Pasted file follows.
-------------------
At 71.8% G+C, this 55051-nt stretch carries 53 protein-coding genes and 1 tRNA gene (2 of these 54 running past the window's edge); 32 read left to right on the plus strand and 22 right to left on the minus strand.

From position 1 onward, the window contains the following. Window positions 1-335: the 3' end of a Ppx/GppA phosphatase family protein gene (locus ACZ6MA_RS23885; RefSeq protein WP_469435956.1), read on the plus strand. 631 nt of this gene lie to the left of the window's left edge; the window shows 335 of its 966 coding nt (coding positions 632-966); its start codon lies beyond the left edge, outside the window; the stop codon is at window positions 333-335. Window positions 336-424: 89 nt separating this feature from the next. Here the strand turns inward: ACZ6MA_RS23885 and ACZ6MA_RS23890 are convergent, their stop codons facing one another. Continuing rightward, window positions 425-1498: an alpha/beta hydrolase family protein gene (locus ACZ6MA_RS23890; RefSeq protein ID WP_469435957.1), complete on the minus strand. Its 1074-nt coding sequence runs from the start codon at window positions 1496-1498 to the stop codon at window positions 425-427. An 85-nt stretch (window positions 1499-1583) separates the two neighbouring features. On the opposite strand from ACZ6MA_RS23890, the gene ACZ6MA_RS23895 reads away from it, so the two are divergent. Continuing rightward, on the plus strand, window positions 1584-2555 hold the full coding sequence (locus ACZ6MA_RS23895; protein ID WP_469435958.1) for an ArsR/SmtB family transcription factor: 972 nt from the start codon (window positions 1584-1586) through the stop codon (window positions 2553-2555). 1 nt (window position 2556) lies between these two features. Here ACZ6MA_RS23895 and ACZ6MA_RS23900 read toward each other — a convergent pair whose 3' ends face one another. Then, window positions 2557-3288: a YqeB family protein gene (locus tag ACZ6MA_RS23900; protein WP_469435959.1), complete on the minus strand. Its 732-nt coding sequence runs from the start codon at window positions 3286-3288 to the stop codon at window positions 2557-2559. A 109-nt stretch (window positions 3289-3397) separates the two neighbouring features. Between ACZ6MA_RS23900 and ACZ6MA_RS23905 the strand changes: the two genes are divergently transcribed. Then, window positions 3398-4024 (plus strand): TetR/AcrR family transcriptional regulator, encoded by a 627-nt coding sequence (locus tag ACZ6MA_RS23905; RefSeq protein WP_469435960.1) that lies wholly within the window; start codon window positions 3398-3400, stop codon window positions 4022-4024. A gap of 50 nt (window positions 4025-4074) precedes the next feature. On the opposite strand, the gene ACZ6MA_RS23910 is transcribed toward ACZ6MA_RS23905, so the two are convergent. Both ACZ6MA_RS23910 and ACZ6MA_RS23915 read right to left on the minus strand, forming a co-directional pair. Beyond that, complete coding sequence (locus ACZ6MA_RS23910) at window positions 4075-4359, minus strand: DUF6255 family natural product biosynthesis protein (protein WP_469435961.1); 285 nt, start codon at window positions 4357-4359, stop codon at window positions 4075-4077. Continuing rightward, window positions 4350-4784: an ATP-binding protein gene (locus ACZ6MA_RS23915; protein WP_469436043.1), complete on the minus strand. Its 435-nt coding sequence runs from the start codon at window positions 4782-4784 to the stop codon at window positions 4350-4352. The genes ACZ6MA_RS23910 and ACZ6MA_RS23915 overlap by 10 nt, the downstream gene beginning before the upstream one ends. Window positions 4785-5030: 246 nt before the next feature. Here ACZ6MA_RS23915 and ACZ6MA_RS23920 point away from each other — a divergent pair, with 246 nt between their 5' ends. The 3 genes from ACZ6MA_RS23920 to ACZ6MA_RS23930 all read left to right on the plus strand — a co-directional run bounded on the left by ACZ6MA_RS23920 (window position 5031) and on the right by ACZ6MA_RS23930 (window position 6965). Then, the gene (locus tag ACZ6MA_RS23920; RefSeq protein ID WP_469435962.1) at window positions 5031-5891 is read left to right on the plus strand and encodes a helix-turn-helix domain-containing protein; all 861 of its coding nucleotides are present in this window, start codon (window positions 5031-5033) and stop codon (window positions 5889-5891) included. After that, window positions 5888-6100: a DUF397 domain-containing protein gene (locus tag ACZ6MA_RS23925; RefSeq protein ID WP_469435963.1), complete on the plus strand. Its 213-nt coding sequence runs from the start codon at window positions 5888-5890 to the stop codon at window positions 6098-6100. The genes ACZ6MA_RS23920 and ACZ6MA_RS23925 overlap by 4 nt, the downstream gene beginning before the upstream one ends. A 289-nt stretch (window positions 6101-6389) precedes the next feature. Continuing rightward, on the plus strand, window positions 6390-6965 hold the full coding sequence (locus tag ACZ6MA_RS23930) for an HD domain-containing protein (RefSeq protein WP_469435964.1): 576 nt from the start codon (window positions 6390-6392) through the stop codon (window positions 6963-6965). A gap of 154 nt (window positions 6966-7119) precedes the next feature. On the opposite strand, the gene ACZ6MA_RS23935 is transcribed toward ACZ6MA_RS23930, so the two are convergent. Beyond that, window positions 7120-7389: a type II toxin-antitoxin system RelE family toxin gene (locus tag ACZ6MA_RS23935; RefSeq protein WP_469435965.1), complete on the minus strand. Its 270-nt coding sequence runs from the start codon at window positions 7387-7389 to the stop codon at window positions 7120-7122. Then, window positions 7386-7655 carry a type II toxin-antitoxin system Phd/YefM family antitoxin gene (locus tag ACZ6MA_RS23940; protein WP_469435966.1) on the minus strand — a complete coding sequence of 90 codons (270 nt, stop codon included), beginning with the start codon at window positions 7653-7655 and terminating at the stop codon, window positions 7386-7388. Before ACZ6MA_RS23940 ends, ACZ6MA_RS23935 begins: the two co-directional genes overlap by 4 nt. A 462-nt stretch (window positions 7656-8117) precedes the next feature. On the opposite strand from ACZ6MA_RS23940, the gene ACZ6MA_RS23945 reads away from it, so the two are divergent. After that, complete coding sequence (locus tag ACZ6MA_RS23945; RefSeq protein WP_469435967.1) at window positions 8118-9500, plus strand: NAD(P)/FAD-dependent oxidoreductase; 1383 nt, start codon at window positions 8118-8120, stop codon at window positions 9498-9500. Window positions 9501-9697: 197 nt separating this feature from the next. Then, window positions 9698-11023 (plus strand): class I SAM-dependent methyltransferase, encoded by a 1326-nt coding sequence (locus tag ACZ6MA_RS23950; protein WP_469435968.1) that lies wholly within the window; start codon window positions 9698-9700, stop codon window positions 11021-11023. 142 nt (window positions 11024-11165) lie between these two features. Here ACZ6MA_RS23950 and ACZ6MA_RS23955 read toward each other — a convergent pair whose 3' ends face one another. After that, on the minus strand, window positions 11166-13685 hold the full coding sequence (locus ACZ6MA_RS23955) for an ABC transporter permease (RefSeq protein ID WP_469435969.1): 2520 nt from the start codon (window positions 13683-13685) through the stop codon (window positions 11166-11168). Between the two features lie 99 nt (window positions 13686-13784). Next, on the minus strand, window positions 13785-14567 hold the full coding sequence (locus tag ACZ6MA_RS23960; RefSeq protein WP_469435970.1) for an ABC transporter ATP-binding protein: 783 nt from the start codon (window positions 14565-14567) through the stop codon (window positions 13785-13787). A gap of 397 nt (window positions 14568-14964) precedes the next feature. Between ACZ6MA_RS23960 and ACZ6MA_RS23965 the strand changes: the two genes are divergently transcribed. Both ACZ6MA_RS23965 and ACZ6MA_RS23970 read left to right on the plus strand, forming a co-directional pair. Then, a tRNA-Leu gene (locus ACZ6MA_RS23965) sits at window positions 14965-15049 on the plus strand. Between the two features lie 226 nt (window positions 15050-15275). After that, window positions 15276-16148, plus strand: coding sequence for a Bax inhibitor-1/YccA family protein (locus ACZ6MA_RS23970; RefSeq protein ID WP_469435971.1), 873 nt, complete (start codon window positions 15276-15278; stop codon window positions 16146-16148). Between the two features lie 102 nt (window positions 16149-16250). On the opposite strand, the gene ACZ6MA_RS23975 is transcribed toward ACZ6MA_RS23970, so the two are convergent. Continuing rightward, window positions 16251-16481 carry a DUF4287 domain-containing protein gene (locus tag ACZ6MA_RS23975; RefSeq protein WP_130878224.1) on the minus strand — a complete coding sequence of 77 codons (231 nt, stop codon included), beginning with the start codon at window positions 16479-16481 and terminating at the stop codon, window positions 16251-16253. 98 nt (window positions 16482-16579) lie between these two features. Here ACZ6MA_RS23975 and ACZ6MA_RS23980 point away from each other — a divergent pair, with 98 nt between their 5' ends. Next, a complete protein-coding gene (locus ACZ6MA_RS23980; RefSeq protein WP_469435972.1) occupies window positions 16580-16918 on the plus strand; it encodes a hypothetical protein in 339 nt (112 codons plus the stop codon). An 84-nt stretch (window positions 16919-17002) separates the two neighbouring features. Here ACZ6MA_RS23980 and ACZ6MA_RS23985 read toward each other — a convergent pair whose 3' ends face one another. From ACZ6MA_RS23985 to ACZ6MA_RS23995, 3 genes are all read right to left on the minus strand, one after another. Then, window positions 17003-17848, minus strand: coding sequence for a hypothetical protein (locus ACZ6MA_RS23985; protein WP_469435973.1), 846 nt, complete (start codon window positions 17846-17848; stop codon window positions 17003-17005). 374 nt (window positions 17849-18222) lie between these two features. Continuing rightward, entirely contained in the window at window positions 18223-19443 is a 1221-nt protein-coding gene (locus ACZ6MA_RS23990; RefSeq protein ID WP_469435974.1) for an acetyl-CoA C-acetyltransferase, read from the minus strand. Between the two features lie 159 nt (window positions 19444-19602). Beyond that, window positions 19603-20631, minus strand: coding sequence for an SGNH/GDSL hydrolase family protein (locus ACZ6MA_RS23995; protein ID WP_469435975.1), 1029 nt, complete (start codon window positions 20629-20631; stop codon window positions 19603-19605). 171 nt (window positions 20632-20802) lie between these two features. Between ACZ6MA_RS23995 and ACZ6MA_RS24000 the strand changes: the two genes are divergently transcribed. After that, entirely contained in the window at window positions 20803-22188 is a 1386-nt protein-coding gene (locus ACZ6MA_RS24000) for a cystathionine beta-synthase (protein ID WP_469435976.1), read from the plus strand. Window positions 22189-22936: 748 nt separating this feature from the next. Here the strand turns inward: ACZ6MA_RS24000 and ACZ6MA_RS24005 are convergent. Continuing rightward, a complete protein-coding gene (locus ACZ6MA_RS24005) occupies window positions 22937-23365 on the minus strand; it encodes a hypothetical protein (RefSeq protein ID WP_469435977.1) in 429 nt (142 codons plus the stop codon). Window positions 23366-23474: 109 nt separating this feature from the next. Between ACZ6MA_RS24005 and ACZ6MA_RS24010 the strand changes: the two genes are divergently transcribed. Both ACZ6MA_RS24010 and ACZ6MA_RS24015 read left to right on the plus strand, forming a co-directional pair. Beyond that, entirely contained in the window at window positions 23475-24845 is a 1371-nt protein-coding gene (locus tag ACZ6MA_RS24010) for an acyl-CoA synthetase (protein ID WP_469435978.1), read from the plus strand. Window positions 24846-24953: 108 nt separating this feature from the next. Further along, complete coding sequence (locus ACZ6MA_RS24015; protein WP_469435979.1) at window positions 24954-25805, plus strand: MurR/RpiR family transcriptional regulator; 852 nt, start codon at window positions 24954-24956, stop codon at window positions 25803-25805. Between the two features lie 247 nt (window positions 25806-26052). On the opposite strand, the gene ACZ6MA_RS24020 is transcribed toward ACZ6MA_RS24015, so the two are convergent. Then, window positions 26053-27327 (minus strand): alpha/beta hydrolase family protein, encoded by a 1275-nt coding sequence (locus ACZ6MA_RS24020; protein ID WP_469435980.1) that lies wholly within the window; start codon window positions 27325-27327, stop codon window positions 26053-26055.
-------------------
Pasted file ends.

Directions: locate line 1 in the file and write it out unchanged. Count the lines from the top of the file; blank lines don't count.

At 71.8% G+C, this 55051-nt stretch carries 53 protein-coding genes and 1 tRNA gene (2 of these 54 running past the window's edge); 32 read left to right on the plus strand and 22 right to left on the minus strand.